Showing posts from August, 2017

Reading #Harvey through a #globaldev lens

In 2013 I posted some readings that I found particularly helpful in the aftermath of Typhoon Haiyan that struck the Philippines. Many articles are still relevant in the current situation with Harvey and the flooding in the South of the United States. But there are also new, relevant articles that have started to link Harvey to broader questions of international development and humanitarian aid and that are interesting food for thought in 'our' industry. So I just start an annotated special link review and will add readings as I come across them-and please feel free to highlight interesting readings in the comments or on Twitter! Epic Floods — Not Just In Texas — Are A Challenge For Aid Groups Anzalone: For better or for worse, when people look at the U.S. response system, we have a very mature federal disaster response system, starting with FEMA [the Federal Emergency Management Agency]. It's a machine. Immediately before landfall of Hurricane Harvey, the governor of T

Links & Contents I Liked 247

Hi all, Development news: Louise ' In Congo's Shadow ' Linton is back! Bill Easterly admits that he was wrong! A special section on a ' Reading The Congo '; quitting Peace Corps ; how to get into the conservation industry? Reality TV & humanitarians; global health & men - and so much more! Our digital lives : Uruguayan Barbie; do advocacy documentaries work? The UK Home Office 'disrupted' NGO data; how men are shaping our contemporary cities. Publications: Agribusiness in Latin America. Enjoy! Development news In the line of fire Finally, we must provide better duty-of-care to all staff on the frontlines, particularly national staff. International aid agencies are increasingly providing aid remotely in highly insecure environments. This means they are delivering relief through local partners and transferring the risk to them. Local and national partner organizations face an inadequate level of security and support from their international partner

Links & Contents I Liked 246

Hi all, August still seems to be a bit quieter as we are slowly getting into gear for a new semester and new academic adventures! Nonetheless, there's always great food for thought and excellent weekend readings! Development news: UNICEF & the YouTube ambassador; China joins the pop-cultural discourse of White Saviors; Are ‘beg-packers’ a thing in Vietnam? Tanzania’s ghost safari-an old tale of modernization & development in today’s Africa; Africans are not waiting for their diaspora; new ways of being a digital Nigerian; chatbots & humanitarian assistance; ICC uses social media as evidence; Indonesia’s restrictions of the Internet also determine SDG success; how to involve communities in SDG monitoring; the history of foreign aid & American public opinion.  Our digital lives: Facebook & platform capitalism. Publications: Climate change meets humanitarian aid discourses; online protests harm companies; Nkrumah’s legacy of national self-determination. Academi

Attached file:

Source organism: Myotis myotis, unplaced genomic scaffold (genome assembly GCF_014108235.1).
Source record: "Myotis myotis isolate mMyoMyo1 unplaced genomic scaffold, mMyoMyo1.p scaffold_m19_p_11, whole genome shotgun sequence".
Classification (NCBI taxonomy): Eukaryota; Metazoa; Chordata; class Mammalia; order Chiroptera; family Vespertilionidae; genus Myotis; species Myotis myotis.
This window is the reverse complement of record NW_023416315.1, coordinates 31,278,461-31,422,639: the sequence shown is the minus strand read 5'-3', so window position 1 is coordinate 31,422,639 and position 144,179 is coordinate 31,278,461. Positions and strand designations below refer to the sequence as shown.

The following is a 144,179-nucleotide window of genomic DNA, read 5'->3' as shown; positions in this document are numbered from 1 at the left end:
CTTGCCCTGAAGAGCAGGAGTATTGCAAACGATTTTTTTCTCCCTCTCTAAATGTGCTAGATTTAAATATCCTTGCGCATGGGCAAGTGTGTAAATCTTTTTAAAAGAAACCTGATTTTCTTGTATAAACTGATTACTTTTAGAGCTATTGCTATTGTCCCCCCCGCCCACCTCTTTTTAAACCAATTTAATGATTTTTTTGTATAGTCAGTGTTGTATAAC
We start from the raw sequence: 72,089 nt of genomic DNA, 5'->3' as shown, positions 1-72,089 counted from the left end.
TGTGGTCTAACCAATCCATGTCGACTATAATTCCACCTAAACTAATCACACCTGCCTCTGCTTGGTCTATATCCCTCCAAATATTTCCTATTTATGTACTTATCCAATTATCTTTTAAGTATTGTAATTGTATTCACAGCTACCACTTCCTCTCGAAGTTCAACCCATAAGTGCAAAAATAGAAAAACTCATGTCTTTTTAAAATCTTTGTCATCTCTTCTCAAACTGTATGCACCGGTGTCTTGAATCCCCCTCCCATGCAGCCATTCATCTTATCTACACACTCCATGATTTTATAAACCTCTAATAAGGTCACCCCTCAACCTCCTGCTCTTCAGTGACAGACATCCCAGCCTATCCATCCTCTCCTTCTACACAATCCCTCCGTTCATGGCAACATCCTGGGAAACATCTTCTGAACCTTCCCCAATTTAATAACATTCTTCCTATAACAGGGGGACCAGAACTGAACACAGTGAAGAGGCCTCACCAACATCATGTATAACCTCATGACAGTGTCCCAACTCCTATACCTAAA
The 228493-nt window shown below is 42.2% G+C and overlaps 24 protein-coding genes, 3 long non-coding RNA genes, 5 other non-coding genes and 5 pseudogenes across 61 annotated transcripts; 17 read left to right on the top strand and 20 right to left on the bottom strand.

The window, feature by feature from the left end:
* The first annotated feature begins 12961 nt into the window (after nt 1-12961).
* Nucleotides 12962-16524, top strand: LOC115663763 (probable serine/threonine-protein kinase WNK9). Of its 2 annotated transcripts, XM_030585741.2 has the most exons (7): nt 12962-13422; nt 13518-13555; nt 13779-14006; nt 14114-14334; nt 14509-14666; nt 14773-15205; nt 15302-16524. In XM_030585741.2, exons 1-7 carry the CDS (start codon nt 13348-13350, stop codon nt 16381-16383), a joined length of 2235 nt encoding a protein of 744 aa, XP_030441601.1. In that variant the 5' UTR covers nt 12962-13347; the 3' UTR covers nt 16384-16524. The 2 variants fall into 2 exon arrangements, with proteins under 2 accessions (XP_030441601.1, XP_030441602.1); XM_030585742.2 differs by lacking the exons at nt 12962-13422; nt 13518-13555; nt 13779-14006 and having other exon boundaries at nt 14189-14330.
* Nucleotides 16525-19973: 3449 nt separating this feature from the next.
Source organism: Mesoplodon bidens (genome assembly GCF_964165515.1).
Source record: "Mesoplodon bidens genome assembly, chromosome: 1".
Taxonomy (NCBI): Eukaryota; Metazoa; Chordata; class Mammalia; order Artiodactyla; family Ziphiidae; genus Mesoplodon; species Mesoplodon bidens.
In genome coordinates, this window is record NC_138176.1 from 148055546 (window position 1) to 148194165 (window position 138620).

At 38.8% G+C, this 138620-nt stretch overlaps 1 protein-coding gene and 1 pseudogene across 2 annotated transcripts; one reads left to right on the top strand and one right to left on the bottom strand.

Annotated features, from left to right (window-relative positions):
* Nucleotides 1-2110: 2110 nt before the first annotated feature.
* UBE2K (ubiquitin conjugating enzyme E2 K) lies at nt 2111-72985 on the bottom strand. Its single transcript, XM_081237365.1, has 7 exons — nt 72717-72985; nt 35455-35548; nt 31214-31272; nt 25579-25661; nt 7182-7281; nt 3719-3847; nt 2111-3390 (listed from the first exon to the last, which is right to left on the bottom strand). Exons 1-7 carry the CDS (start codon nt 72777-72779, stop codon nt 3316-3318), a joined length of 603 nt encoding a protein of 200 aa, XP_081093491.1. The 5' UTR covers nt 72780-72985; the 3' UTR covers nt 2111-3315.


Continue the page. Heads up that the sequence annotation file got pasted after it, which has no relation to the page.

Links & Contents I Liked 245

Hi all, I'm wrapping up a fantastic week of teaching at a summer academy in Northern Germany! Lots of great discussions about the past, present & future of development and aid work! I even managed to get a new book review on the blog, but since I spent a bit less time online there are also fewer links in this week's review. Nonetheless, they are still worth exploring and provide ample food for thought as always! Development news: The ultimate guide to the cash-based aid debate; South Sudan's bleak humanitarian situation; a neat overview over the economic cost of accepting refugees; how feminist is Canada's new foreign policy really? Why do UN peacekeepers rape? the value of spiritual lives of aid workers; MUST-READS: A charter school travels to Thailand; the preservation of privilege in social activism. Our digital lives: UN Social 500; an archive on the history of the chemical-industrial complex.  Publications: New insights into participatory video; challeng

Reporting the Retreat (book review)

To be honest, I am not much of a military history person. I am also not exactly a WWII person either when it comes to readings at the intersection of work and leisure. But Philip Woods’ Reporting the Retreat-War Correspondents in Burma intrigued me for its sub-title and I really enjoyed the reflections it sparked vis-à-vis today’s challenges of war reporting and the complexities of truth in media more generally. Philip Woods’ book about ‘the six-month, one thousand-mile retreat of the British and Chinese armies from Burma in the first half of 1942’ (p.1) is a very well researched historical case study of journalism, news media and the work of foreign correspondents. The book looks at a group of twenty-six correspondents who reported from Burma for newspapers and weekly newsreel broadcasts and, equally important, about half of the group wrote memoirs shortly after their assignment in South Asia. The discrepancies between their daily work, always impeded by military censorship, and t